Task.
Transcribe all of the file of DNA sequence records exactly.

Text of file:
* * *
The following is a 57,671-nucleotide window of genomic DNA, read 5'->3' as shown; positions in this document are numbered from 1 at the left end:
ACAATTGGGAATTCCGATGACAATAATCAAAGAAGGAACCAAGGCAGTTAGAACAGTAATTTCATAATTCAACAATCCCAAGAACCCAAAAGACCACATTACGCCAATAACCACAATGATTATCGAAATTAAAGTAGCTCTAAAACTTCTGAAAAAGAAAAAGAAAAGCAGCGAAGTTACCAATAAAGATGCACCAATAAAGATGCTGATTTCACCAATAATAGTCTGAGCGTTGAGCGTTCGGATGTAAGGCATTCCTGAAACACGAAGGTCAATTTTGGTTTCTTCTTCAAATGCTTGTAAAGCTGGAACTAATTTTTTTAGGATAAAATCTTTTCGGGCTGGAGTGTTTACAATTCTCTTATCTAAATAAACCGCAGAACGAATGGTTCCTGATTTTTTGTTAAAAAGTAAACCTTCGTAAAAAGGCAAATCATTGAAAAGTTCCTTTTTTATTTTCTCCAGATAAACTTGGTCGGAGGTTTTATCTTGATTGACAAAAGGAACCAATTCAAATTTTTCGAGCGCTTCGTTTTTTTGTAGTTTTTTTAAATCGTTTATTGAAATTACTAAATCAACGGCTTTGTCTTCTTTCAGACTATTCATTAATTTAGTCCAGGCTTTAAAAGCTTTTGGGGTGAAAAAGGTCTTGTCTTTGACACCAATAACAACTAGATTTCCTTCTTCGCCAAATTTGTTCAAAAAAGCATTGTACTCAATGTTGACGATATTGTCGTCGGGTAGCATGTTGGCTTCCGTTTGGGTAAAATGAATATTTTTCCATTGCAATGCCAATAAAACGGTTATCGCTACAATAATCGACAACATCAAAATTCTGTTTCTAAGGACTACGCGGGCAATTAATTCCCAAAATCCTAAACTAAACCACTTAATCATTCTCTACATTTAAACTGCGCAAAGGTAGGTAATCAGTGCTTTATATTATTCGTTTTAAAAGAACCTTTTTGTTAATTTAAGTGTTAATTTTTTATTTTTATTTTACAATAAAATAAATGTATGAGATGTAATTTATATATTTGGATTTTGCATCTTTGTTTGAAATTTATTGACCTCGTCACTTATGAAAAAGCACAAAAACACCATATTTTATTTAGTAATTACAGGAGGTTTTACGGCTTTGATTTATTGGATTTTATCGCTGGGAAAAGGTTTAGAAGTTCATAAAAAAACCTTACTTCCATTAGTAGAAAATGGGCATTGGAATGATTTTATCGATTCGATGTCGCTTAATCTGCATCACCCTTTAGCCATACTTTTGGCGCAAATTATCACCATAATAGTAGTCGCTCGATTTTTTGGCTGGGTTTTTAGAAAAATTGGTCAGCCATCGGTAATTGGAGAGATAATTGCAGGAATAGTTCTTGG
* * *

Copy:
The following is a 57,671-nucleotide window of genomic DNA, read 5'->3' as shown; positions in this document are numbered from 1 at the left end:
ACAATTGGGAATTCCGATGACAATAATCAAAGAAGGAACCAAGGCAGTTAGAACAGTAATTTCATAATTCAACAATCCCAAGAACCCAAAAGACCACATTACGCCAATAACCACAATGATTATCGAAATTAAAGTAGCTCTAAAACTTCTGAAAAAGAAAAAGAAAAGCAGCGAAGTTACCAATAAAGATGCACCAATAAAGATGCTGATTTCACCAATAATAGTCTGAGCGTTGAGCGTTCGGATGTAAGGCATTCCTGAAACACGAAGGTCAATTTTGGTTTCTTCTTCAAATGCTTGTAAAGCTGGAACTAATTTTTTTAGGATAAAATCTTTTCGGGCTGGAGTGTTTACAATTCTCTTATCTAAATAAACCGCAGAACGAATGGTTCCTGATTTTTTGTTAAAAAGTAAACCTTCGTAAAAAGGCAAATCATTGAAAAGTTCCTTTTTTATTTTCTCCAGATAAACTTGGTCGGAGGTTTTATCTTGATTGACAAAAGGAACCAATTCAAATTTTTCGAGCGCTTCGTTTTTTTGTAGTTTTTTTAAATCGTTTATTGAAATTACTAAATCAACGGCTTTGTCTTCTTTCAGACTATTCATTAATTTAGTCCAGGCTTTAAAAGCTTTTGGGGTGAAAAAGGTCTTGTCTTTGACACCAATAACAACTAGATTTCCTTCTTCGCCAAATTTGTTCAAAAAAGCATTGTACTCAATGTTGACGATATTGTCGTCGGGTAGCATGTTGGCTTCCGTTTGGGTAAAATGAATATTTTTCCATTGCAATGCCAATAAAACGGTTATCGCTACAATAATCGACAACATCAAAATTCTGTTTCTAAGGACTACGCGGGCAATTAATTCCCAAAATCCTAAACTAAACCACTTAATCATTCTCTACATTTAAACTGCGCAAAGGTAGGTAATCAGTGCTTTATATTATTCGTTTTAAAAGAACCTTTTTGTTAATTTAAGTGTTAATTTTTTATTTTTATTTTACAATAAAATAAATGTATGAGATGTAATTTATATATTTGGATTTTGCATCTTTGTTTGAAATTTATTGACCTCGTCACTTATGAAAAAGCACAAAAACACCATATTTTATTTAGTAATTACAGGAGGTTTTACGGCTTTGATTTATTGGATTTTATCGCTGGGAAAAGGTTTAGAAGTTCATAAAAAAACCTTACTTCCATTAGTAGAAAATGGGCATTGGAATGATTTTATCGATTCGATGTCGCTTAATCTGCATCACCCTTTAGCCATACTTTTGGCGCAAATTATCACCATAATAGTAGTCGCTCGATTTTTTGGCTGGGTTTTTAGAAAAATTGGTCAGCCATCGGTAATTGGAGAGATAATTGCAGGAATAGTTCTTGG